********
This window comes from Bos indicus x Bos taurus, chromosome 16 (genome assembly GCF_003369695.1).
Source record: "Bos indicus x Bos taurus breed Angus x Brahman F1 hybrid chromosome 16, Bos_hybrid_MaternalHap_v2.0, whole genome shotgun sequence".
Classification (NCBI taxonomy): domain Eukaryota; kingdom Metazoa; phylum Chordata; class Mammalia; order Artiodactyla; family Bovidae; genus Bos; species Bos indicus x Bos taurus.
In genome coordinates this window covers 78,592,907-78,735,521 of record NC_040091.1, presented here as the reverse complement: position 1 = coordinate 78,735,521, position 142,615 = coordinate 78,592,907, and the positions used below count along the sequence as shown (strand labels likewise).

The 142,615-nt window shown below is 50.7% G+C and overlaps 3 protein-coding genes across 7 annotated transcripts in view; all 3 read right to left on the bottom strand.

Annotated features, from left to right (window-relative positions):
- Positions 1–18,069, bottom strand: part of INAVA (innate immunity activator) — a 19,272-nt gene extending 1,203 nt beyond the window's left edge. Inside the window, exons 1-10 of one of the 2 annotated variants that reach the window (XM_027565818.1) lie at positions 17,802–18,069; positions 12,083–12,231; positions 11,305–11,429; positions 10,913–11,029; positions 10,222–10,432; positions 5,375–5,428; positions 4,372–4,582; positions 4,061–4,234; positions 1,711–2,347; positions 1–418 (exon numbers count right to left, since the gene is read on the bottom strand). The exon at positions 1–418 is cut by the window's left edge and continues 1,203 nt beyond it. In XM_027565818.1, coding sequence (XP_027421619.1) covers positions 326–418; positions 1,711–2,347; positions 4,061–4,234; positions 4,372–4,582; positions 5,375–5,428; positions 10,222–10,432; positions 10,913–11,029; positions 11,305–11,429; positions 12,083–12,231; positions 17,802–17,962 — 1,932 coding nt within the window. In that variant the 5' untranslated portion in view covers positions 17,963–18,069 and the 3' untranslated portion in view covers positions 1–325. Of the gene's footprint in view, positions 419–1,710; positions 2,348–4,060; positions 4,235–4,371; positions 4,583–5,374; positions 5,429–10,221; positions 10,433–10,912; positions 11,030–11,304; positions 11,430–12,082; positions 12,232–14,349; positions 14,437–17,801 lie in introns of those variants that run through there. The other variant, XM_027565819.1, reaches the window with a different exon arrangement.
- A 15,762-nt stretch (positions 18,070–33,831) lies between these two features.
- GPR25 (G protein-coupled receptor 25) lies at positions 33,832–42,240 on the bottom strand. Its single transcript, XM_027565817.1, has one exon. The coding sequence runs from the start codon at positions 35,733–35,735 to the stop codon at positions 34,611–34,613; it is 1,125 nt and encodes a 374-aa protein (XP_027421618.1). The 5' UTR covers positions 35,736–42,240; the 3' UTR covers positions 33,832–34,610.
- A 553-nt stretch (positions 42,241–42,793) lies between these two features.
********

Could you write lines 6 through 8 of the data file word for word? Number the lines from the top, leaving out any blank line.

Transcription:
Annotated features, from left to right (window-relative positions):
- Positions 1–18,069, bottom strand: part of INAVA (innate immunity activator) — a 19,272-nt gene extending 1,203 nt beyond the window's left edge. Inside the window, exons 1-10 of one of the 2 annotated variants that reach the window (XM_027565818.1) lie at positions 17,802–18,069; positions 12,083–12,231; positions 11,305–11,429; positions 10,913–11,029; positions 10,222–10,432; positions 5,375–5,428; positions 4,372–4,582; positions 4,061–4,234; positions 1,711–2,347; positions 1–418 (exon numbers count right to left, since the gene is read on the bottom strand). The exon at positions 1–418 is cut by the window's left edge and continues 1,203 nt beyond it. In XM_027565818.1, coding sequence (XP_027421619.1) covers positions 326–418; positions 1,711–2,347; positions 4,061–4,234; positions 4,372–4,582; positions 5,375–5,428; positions 10,222–10,432; positions 10,913–11,029; positions 11,305–11,429; positions 12,083–12,231; positions 17,802–17,962 — 1,932 coding nt within the window. In that variant the 5' untranslated portion in view covers positions 17,963–18,069 and the 3' untranslated portion in view covers positions 1–325. Of the gene's footprint in view, positions 419–1,710; positions 2,348–4,060; positions 4,235–4,371; positions 4,583–5,374; positions 5,429–10,221; positions 10,433–10,912; positions 11,030–11,304; positions 11,430–12,082; positions 12,232–14,349; positions 14,437–17,801 lie in introns of those variants that run through there. The other variant, XM_027565819.1, reaches the window with a different exon arrangement.
- A 15,762-nt stretch (positions 18,070–33,831) lies between these two features.